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Police expert: Critical element to fight mass shootings


As the media focused on the thousands of students walking out of school Wednesday to protest gun violence and demand gun-control legislation, a longtime officer and police-academy director says a critical element of stopping or limiting mass shootings is finding the right people to become police officers and training them well.

Marjory Stoneman Douglas High School did have armed security when a former student killed 17 people on Feb. 14, but resource officer Scot Peterson did not enter the school when he determined shots were being fired inside.

Many critics branded Peterson a coward for his inaction, but 21-year Illinois police officer Randy Petersen (no relation) says it’s more complicated than that.

“Maybe it’s not a cowardly person but someone who is unsure of themselves, unskilled, haven’t been trained up properly. Anytime you have something like that, we can have this situation where we shoot people that we don’t want shot or we don’t shoot people that need to be shot,” said Petersen, who also directed one of the largest police academies in Texas and is a senior researcher at Right on Crime.

“To go to the point where we have a police officer that is either incompetent in their physical skills, their defensive tactics skills, their shooting, they’re not going to have confidence and a lack of confidence can get you to a point where an officer either fails to act or overreacts,” said Petersen.

Petersen says a special type of demeanor is needed to be an effective police officer.

“We want a blend of these two qualities where a person is not overly excitable, not easily offended, but at the same time very competent and very capable,” said Petersen.

He says finding those qualities ought to be a high priority in the hiring process.

“We can train people to fight. We can train them to be good at sports. We can train them for an event, but we don’t know how they’re going to perform before they actually do it. What we can do is, during hiring and testing, we can have an idea of what we’re looking for an officer to be able to do,” said Petersen.

However, Petersen admits the vast majority of police officers never fire their weapons during their careers, so how can there be any certainty how they’ll perform under pressure?

He says training drills can be very effective.

“You’d be surprised at how realistic your role players [are], if you have good ones. Some of the technologies we have can really re-create the situations you can get in the training academy or in inservice training. You can get a real picture for how someone’s going to respond,” said Petersen.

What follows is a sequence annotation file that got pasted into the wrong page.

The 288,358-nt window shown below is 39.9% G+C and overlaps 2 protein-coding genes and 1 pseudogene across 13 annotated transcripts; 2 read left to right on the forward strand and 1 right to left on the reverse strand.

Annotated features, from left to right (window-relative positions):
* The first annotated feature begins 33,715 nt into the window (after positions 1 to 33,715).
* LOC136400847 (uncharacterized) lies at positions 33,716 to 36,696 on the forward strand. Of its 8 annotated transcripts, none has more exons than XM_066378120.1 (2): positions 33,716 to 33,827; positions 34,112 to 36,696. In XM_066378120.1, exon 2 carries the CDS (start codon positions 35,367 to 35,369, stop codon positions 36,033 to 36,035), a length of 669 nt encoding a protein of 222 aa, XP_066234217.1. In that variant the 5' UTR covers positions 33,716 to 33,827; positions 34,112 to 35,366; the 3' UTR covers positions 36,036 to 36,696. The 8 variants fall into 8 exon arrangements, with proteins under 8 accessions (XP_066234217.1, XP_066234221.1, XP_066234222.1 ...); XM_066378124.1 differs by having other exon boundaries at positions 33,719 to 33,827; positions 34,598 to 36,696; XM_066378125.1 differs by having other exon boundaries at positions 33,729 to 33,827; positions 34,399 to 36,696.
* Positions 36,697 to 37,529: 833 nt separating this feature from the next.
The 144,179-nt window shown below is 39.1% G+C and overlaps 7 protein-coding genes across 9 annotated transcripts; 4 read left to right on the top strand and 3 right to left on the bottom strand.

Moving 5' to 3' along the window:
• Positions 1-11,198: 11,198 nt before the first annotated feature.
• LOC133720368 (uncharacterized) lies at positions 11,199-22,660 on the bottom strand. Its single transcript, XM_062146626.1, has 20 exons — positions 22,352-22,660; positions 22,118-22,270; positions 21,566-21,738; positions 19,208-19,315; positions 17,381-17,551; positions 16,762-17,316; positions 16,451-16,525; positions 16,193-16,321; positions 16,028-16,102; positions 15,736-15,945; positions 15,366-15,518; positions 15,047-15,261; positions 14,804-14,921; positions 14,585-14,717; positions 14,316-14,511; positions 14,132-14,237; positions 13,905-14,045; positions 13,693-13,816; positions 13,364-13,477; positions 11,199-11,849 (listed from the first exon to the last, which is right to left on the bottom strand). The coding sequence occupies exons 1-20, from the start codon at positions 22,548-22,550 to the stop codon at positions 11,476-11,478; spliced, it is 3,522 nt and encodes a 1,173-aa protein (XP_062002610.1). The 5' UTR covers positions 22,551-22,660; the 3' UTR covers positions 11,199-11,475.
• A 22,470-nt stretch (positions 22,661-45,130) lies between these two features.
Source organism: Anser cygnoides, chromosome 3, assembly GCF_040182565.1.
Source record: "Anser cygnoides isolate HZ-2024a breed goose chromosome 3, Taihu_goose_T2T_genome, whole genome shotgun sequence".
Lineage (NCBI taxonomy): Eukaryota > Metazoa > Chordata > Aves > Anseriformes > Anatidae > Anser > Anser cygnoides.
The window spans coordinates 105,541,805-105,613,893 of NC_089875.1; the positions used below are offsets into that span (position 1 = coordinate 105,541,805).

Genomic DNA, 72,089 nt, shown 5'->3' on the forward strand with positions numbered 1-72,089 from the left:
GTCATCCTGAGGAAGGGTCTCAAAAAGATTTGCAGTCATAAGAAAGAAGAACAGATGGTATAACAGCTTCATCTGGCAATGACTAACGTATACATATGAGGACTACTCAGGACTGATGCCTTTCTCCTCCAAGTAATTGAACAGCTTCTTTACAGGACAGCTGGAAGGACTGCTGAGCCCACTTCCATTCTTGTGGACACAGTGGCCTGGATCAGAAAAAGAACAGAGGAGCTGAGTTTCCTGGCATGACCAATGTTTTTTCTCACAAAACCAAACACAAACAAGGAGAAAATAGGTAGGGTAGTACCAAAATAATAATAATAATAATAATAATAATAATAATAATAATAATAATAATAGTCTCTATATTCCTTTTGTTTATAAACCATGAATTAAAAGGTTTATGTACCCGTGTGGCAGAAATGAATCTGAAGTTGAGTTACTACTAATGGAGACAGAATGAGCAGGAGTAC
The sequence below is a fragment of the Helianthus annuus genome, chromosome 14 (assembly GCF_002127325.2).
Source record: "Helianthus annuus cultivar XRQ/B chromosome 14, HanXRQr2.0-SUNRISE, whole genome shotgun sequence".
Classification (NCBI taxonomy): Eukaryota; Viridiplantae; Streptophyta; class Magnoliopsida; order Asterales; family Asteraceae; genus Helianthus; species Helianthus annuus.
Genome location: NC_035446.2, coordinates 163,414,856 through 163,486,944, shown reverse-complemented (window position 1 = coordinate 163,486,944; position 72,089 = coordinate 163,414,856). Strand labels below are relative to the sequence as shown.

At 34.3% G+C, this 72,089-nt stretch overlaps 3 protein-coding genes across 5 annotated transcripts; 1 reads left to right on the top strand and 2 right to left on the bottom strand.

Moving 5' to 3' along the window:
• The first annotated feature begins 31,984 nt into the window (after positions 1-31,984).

“You can put them under pressure where the stress levels will give them that adrenaline dump, make them scared, make them nervous, make them physically exhausted, right up to the point to where the real situation is going to be just a little bit different,” said Petersen.

He says the key question is what police departments are willing to do about the officers who can’t do the job well.

“The problem becomes whether or not we’re willing to weed out people who can’t. In a lot of situations I think that we don’t. We don’t weed out the people that we recognize and say, ‘I think this person’s not going to be able to do this,’” said Petersen.

Petersen says the problem is often not with the police departments but with the powerful allies of the officers not measuring up to the job.

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“The union can make it difficult in a lot of states to terminate an officer that either has a lot of complaints filed against them or is basically incompetent. A lot of times they can end up getting their jobs back.

“It’s not that police agencies themselves are hesitant to get rid of them. Sometimes they fire them and they come right back on the job,” said Petersen.

While Right on Crime does not endorse any particular legislation to address mass shootings, Petersen says armed school security officers can be a good thing, but only if proven to be capable of handling a crisis of that magnitude.

He also says those officers can be limited in their effectiveness on a large piece of property.

“A police officer that’s on a sprawling campus still may have to run all the way across the campus to get to it, which may only take a matter of a minute or two but that’s a minute or two that we have active shooting going on. By the time the officer gets there, they may be winded. That changes the dynamics of being able to shoot and fight skillfully,” said Petersen.

On the issue allowing teachers to carry guns if they want to, Petersen says it may make a big difference when seconds count.

“Having administrators and/or teachers that are armed would be keeping in line with the doctrine of active shooter training because you’re going to have people with guns on scene faster to intercept that person,” said Peterson.

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